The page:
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I want to subclass dict in python such that all the dictionaries of the sub-class are immutable.

I don't understand how does __hash__ affects the immutability, since in my understanding it just signifies the equality or non-equality of objects !

So, can __hash__ be used to implement immutability ? How ?

Update:

Objective is that common response from an API is available as a dict, which has to be shared as a global variable. So, that needs to be intact no matter what ?

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This has been asked many times before (unfortunately, I don't have a link handy right now). For most problems, trying to make an immutable dictionary is the wrong approach. What exactly are you trying to achieve? –  Sven Marnach Jun 13 '12 at 11:54
3  
How about this link: stackoverflow.com/q/2703599/623518 –  Chris Jun 13 '12 at 11:55
    
I would just override the __setitem__() method of your dict. Note however, that this doesn't guarantee that the values of your dict will be immutable (say you have values that are lists, for example). –  Joel Cornett Jun 13 '12 at 12:06
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@JoelCornett: You would at least also need to overwrite __delitem__(), clear(), pop(), popitem(), setdefault() and update(). –  Sven Marnach Jun 13 '12 at 12:16
    
@SvenMarnach: hahaha I forgot about those XD. Yes you would. –  Joel Cornett Jun 13 '12 at 12:23
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3 Answers

So, can __hash__ be used to implement immutability ?

No, it can't. The object can be made mutable (or not) irrespective of what its __hash__ method does.

The relationship between immutable objects and __hash__ is that, since an immutable object cannot be changed, the value returned by __hash__ remains constant post-construction. For mutable objects, this may or may not be the case (the recommended practice is that such objects simply fail to hash).

For further discussion, see Issue 13707: Clarify hash() constency period.

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Well, user-defined classes are both mutable and hashable by default, but the hash will remain constant anyway! –  Sven Marnach Jun 13 '12 at 11:57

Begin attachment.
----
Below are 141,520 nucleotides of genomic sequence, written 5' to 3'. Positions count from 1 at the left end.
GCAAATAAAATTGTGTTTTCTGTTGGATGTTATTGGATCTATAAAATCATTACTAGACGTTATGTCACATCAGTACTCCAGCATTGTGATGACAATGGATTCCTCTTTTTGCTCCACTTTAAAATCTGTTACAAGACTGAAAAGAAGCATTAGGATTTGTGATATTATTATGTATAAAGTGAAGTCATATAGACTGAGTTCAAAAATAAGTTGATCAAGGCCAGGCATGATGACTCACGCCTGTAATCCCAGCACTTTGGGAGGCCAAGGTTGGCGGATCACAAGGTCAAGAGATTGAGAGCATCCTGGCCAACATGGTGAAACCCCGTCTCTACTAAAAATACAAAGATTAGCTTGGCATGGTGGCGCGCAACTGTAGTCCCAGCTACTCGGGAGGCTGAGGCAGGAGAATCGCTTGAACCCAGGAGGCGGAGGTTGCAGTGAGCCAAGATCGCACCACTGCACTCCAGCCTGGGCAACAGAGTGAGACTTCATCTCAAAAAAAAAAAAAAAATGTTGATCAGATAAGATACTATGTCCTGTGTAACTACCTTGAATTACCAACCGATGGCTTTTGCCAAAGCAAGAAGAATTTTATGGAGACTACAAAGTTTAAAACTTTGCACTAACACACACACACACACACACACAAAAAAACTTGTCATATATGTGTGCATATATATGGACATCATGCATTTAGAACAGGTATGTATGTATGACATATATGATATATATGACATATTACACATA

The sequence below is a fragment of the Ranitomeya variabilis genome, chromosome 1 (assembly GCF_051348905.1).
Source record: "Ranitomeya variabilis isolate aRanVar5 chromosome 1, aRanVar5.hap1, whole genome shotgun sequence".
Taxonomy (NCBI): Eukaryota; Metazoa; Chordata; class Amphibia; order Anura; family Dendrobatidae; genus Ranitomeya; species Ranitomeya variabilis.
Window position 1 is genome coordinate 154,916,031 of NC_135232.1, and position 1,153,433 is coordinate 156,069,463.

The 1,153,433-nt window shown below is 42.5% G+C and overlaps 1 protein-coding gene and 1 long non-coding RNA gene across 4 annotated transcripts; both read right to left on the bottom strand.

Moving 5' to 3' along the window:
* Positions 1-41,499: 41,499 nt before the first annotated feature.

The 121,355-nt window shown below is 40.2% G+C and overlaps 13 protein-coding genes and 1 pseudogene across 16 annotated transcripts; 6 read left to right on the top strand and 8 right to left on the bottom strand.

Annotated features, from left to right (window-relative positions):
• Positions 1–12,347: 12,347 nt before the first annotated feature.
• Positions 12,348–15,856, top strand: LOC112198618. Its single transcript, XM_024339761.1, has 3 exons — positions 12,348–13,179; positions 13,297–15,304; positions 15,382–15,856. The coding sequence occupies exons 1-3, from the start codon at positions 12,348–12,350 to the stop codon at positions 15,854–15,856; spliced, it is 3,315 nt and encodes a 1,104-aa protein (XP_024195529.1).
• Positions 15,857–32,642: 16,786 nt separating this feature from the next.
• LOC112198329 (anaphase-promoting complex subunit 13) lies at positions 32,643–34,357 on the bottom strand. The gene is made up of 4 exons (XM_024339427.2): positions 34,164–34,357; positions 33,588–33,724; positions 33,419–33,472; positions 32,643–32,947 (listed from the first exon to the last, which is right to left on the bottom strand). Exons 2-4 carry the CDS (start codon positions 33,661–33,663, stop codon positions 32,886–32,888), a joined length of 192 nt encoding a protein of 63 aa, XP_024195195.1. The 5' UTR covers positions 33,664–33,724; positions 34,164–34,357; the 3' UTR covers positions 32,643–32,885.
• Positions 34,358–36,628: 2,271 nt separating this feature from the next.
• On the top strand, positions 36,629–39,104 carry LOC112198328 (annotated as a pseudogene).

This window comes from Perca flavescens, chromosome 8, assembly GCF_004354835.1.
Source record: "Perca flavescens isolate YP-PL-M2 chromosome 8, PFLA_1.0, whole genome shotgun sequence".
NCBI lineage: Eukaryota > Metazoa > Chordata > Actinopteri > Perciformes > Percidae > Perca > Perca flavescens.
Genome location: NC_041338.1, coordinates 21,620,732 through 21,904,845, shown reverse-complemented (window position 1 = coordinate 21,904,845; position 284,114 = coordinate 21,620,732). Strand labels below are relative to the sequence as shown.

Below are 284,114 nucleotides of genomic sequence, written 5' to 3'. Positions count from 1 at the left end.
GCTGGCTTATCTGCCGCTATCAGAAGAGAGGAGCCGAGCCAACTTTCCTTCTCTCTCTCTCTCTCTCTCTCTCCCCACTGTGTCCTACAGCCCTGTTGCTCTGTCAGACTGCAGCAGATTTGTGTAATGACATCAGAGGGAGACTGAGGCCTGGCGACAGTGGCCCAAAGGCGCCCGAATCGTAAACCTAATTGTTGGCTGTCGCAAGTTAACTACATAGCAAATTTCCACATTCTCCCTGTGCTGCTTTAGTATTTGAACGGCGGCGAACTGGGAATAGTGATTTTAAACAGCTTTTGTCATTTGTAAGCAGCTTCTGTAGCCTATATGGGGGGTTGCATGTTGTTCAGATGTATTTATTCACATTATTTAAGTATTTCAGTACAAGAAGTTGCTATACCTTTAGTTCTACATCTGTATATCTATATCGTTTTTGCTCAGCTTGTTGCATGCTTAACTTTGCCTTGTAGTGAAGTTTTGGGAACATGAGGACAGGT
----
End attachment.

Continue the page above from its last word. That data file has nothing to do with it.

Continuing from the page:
@SvenMarnach: What you're saying is true. What I'm saying is also true. TBH, I don't see where your line of reasoning is going... –  NPE Jun 13 '12 at 12:03
    
I'm simply suggesting that the last sentence of your answer is somewhat incomplete. There's more to the relationship between immutability and hashability. –  Sven Marnach Jun 13 '12 at 12:09
    
Obviously, I need to be more specific. A hash value that might change over time is quite useless in Python. The main purpose of hashes is that hashable objects may be used in sets and dictionaries. If the hash value changes, this will fail in strange and unpredictable ways. So all sensible hash implementations have the property that the hash value remains constant, no exceptions. –  Sven Marnach Jun 13 '12 at 12:13
    
Can you provide some sample code How to write an immutable dict ? –  Yugal Jindle Jun 13 '12 at 12:30
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Regarding the relationship between hashability and mutability:

To be useful, a hash implementation needs to fulfil the following properties:

  1. The hash value of two objects that compare equal using == must be equal.

  2. The hash value may not change over time.

These two properties imply that hashable classes cannot take mutable properties into account when comparing instances, and by contraposition that classes which do take mutable properties into account when comparing instances are not hashable. Immutable classes can be made hashable without any implications for comparison.